Under the law, House and Senate member appointments to the PURC are controlled, respectively, by House Speaker Jay Lucas, R-Darlington, and Senate Judiciary Committee chairman Luke Rankin, R-Horry, who is a PURC member. Lucas and Rankin also by law control the appointments of the PURC’s four general public members.

Limehouse contended Monday he was “more than on solid ground” regarding his eligibility this year as a PSC candidate, though he also said the issue “needs to be resolved one way or the other.” He said he didn’t seek a legal opinion from the state Attorney General’s Office, and that he was informed PURC staff were “not allowed” to give a binding interpretation of the law.

Limehouse, who announced in 2015 he wasn’t running for re-election to his House seat, didn’t file for re-election by the March 2016 statutory deadline, which could be interpreted as making him ineligible to run for the PSC seat this year under the required four-year waiting period, given the tentatively scheduled Feb. 5 election.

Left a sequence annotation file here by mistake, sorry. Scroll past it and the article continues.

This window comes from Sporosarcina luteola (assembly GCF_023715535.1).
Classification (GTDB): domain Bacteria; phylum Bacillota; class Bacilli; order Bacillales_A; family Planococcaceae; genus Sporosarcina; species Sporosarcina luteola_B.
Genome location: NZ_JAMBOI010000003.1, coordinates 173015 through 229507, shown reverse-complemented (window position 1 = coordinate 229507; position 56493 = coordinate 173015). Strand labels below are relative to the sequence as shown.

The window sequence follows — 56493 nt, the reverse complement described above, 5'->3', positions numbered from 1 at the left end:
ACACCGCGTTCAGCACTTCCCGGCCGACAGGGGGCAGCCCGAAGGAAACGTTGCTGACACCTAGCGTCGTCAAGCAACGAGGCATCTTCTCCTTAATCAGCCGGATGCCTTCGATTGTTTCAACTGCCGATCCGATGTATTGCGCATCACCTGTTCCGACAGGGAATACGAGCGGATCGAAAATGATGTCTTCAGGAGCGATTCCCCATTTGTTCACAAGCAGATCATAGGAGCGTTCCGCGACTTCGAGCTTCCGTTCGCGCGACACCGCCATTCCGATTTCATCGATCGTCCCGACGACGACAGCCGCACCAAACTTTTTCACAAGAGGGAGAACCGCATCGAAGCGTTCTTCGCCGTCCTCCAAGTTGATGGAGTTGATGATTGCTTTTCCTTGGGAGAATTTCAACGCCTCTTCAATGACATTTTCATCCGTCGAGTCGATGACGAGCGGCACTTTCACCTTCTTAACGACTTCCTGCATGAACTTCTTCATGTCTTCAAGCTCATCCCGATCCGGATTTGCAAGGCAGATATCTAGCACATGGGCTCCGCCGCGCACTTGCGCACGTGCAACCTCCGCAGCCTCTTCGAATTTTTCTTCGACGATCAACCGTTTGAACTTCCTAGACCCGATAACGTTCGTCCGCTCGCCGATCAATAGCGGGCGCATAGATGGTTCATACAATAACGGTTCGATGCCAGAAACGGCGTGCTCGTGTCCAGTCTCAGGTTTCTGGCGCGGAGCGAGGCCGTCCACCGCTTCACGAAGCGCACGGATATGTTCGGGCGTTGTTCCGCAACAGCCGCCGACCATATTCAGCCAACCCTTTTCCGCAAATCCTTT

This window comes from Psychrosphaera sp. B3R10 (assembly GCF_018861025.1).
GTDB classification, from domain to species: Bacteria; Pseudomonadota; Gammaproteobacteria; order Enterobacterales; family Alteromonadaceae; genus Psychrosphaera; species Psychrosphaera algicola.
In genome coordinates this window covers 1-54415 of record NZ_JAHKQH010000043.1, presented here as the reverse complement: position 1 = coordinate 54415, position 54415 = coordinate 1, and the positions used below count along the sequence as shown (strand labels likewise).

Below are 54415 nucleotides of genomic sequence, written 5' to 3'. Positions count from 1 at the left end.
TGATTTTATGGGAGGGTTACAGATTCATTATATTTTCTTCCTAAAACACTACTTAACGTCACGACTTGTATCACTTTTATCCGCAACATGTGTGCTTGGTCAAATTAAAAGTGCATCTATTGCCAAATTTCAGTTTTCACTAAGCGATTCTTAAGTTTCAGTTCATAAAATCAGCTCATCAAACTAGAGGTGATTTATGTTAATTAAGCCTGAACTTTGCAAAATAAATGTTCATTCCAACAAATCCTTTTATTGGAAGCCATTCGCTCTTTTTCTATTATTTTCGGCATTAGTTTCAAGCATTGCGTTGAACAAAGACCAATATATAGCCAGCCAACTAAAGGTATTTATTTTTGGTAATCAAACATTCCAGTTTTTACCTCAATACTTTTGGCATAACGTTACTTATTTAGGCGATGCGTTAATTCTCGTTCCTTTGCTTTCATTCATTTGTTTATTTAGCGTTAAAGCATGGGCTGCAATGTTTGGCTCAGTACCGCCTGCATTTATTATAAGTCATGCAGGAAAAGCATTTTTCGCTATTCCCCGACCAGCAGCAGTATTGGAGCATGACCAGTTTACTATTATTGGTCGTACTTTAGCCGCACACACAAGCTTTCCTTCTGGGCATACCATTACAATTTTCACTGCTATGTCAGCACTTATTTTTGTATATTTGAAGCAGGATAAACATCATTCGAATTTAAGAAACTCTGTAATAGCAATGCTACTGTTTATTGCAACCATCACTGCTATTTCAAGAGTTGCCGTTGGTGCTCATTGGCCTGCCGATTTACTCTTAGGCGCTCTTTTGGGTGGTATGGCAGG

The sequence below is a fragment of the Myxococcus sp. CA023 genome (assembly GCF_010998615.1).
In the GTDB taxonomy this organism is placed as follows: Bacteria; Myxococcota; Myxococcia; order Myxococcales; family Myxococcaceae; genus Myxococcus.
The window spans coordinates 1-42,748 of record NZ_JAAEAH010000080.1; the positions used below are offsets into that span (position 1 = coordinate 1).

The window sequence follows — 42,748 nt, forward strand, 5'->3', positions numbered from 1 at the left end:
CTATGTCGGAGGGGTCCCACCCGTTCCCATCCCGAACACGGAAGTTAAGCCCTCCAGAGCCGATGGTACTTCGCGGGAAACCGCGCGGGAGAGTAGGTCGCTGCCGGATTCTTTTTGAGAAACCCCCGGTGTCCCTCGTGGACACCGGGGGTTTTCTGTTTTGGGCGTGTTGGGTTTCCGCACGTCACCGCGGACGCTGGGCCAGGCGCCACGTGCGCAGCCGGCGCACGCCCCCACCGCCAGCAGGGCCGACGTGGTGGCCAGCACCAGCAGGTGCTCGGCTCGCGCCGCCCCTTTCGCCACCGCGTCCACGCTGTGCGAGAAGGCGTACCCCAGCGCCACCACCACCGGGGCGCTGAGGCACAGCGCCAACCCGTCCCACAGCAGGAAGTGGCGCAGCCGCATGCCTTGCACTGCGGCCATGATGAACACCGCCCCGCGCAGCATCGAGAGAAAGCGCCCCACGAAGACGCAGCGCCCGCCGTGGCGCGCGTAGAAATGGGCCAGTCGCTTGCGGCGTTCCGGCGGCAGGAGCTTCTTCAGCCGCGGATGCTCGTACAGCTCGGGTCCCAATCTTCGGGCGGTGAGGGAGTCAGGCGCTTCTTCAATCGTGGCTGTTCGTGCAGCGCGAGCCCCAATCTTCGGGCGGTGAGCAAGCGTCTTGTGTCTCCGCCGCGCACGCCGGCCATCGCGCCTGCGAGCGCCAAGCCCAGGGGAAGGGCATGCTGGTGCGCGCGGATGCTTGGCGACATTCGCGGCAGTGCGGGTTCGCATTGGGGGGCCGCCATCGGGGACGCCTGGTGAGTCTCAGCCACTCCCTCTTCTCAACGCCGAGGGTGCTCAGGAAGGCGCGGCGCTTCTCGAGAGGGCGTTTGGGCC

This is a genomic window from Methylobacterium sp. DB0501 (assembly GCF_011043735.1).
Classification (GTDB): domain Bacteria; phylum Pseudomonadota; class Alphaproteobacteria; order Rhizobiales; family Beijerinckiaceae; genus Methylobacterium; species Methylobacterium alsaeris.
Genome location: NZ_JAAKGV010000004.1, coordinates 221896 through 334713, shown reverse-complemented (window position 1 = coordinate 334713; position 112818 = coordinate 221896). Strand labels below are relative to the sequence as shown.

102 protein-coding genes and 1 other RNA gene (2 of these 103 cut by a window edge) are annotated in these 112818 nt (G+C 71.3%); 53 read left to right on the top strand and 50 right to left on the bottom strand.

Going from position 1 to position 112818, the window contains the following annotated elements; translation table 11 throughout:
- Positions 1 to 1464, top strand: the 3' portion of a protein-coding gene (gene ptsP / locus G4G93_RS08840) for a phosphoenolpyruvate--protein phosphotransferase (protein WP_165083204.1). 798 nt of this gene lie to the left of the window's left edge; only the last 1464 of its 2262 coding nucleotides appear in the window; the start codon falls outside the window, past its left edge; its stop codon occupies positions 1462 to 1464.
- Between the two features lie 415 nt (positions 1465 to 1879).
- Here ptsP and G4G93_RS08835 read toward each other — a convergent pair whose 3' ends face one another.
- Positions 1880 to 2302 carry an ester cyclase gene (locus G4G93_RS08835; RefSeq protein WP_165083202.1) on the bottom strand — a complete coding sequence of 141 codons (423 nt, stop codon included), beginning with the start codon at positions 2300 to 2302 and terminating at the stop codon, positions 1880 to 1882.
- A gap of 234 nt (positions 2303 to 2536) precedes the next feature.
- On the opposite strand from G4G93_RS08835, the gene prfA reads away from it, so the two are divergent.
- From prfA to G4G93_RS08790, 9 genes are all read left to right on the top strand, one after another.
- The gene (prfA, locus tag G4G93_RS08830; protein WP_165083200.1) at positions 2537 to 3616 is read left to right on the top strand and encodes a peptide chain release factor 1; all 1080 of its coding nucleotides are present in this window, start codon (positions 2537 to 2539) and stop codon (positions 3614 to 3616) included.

Limehouse currently serves on the board of the State Transportation Infrastructure Bank, which over the years funneled several billion dollars to large transportation projects in select counties.

In an email response Monday to The Nerve, Heather Anderson, a lawyer for the PURC, said Limehouse “did not provide a reason” in withdrawing his candidacy. Limehouse said he withdrew “probably a couple weeks” after he initially was interviewed by The Nerve for the October story.